• Wow, can't say I expected this one. Chris Ray, who had Tommy John surgery on Aug. 16, will apparently begin his throwing program on Friday with some light tossing, putting him on schedule in his rehabilitation. He told the Baltimore Sun he'll be back by the one-year anniversary of the operation, which would be pretty remarkable. Ray is a distant long shot for a single save chance all year, but for his 2009 value, it'd be nice to see him log a few games in September to get back in shape.
• Ray's absence, by the way, clears the closer role for 2008, and that same report in Thursday's Sun noted that newly acquired George Sherrill opens camp as the favorite for the spot. That was my expectation at the time of the Erik Bedard deal, and while managers seem to conform to the traditional logic that right-handers make better closers, the lefty Sherrill truly deserves the first shot. He has closer's experience in the minors and in independent ball, and with a strong spring could be a sneaky 30-save option.
• Sleeper watch! According to the Cubs' official Web site, Felix Pie is no lock for the center-field role this spring. Arizona Fall League MVP Sam Fuld will absolutely be in the running. Pie's bat might bring a little more pop, and he'll clearly begin camp as the favorite for the role, but Fuld is a speedy type with a bit better plate discipline in his minor league career. NL-only owners looking for cheap steals should keep tabs on this race, because if Fuld makes the team, he'll be a nice low bid in the late rounds.
• That same report, incidentally, also focused on the Cubs' closer picture, in which manager Lou Piniella said he'd make his final decision about three-fourths of the way through spring training. He named the candidates, too: Bob Howry, Carlos Marmol and Kerry Wood. Not that we weren't expecting that, but it's a clear sign Ryan Dempster, despite the offseason addition of Jon Lieber, will remain in the running for a rotation spot. Marmol is the high-upside candidate fantasy owners should want right now, but this is truly a wide-open competition, meaning it's a bit early to toss any lofty investment his way.
• Speaking of Dempster, the Chicago Sun-Times notes that he's in a four-man race for the final two spots in the Cubs' rotation, battling Lieber, Jason Marquis and Sean Marshall. I know the man I want in one of those two spots: Marshall, a low-end NL-only sleeper with nice command ratios in the past. That hardly means he'll win one of the spots, as he'll need to earn it. Besides, he has been rumored in proposed dealings for Orioles second baseman Brian Roberts. I'd say the 25-year-old is absolutely someone to watch closely for the next month, though.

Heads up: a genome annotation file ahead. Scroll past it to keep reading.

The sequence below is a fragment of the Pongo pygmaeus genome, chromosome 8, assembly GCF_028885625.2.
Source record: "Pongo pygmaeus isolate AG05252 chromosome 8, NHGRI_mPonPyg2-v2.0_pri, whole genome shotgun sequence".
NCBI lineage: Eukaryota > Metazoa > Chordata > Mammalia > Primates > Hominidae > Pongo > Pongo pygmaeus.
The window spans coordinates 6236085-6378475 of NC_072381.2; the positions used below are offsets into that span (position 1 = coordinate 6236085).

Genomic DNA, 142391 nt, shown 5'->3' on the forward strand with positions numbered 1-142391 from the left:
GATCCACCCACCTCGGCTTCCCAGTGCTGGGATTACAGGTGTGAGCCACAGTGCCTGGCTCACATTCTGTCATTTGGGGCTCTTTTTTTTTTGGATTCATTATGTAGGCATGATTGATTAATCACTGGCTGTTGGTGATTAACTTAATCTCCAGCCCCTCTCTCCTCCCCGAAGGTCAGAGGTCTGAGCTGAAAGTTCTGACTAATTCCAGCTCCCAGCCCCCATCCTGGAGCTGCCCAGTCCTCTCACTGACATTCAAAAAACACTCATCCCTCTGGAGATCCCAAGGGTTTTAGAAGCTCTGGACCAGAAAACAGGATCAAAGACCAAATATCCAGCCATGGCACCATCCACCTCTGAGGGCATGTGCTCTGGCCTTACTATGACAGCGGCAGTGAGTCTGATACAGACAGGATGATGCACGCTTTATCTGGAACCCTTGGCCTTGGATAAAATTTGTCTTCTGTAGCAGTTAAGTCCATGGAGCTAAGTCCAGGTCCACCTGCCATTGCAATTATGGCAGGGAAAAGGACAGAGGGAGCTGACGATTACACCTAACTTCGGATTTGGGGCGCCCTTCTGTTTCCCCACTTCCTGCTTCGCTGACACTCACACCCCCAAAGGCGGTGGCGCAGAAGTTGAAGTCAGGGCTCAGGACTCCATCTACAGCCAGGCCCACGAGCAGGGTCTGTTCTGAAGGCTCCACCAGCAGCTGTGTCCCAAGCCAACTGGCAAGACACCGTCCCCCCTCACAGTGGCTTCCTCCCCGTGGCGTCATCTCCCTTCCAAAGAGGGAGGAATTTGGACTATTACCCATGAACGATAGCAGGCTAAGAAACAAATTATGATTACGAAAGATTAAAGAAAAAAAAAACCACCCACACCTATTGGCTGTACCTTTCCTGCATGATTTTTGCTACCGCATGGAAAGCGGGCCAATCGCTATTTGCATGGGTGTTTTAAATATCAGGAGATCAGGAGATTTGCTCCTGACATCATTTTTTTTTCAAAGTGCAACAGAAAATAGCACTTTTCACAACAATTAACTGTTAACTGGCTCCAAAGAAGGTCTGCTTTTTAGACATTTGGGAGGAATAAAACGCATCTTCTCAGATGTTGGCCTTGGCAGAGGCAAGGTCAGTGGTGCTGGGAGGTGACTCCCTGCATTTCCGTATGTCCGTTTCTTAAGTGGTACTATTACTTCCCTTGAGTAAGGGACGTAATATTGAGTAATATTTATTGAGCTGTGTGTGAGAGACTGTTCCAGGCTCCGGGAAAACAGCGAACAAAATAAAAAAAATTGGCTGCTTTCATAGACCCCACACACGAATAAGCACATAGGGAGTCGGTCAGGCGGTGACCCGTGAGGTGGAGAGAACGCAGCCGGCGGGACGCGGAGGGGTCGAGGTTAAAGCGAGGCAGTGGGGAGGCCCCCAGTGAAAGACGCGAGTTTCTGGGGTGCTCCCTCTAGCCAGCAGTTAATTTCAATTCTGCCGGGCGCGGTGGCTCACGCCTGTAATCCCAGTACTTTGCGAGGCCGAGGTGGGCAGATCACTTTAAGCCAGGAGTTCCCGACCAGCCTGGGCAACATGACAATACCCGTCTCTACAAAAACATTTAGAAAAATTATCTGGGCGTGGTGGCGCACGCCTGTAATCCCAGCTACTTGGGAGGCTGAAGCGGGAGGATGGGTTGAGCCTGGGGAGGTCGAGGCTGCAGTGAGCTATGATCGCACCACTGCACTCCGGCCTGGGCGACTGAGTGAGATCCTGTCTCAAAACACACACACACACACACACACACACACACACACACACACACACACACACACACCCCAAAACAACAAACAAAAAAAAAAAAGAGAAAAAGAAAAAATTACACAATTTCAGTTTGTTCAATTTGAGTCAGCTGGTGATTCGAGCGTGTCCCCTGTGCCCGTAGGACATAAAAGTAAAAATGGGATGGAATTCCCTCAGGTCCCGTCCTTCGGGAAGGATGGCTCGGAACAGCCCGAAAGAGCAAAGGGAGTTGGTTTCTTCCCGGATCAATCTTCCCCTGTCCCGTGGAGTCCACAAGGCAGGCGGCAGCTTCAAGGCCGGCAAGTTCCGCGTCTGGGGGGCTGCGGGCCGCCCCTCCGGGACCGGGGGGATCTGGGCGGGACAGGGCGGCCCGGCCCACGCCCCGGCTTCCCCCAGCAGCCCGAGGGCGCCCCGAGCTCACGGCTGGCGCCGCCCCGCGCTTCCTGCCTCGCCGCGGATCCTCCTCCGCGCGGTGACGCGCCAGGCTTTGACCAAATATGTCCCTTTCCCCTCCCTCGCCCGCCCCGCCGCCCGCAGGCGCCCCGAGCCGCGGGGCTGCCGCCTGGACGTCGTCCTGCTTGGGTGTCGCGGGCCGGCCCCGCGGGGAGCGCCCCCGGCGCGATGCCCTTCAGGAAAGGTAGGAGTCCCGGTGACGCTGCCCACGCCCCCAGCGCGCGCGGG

• OK, suddenly I'm a lot more skeptical about new Royals manager Trey Hillman than I was at the time of his hiring. According to the Kansas City Star, Hillman says he might give Miguel Olivo some time in left field this season. Are you serious, Trey? Olivo might have proved one of the more fleet-footed catchers the past six seasons, but he doesn't exactly have the bat for the position. If anything, this might be Hillman's creative way of saying he's hoping to wedge both Olivo and John Buck into the same lineup against left-handers -- Olivo hits them quite well -- and that could hint as to which player stands the better chance at regular at-bats. Not that I want either catcher if I can help it, but forced to pick, I'm taking the former Marlin first.
• Cardinals manager Tony La Russa told the team's official Web site that he doesn't expect Chris Carpenter, coming off Tommy John surgery, to be ready to throw 110-120 pitches in a game until sometime midway through the season. I'd call even that a generous estimate and wouldn't advise more than a 10-start projection for Carpenter in 2008, and even then, he might not look like his old self in those outings anyway.
Tristan H. Cockcroft covers fantasy sports for ESPN.com. You can e-mail him here.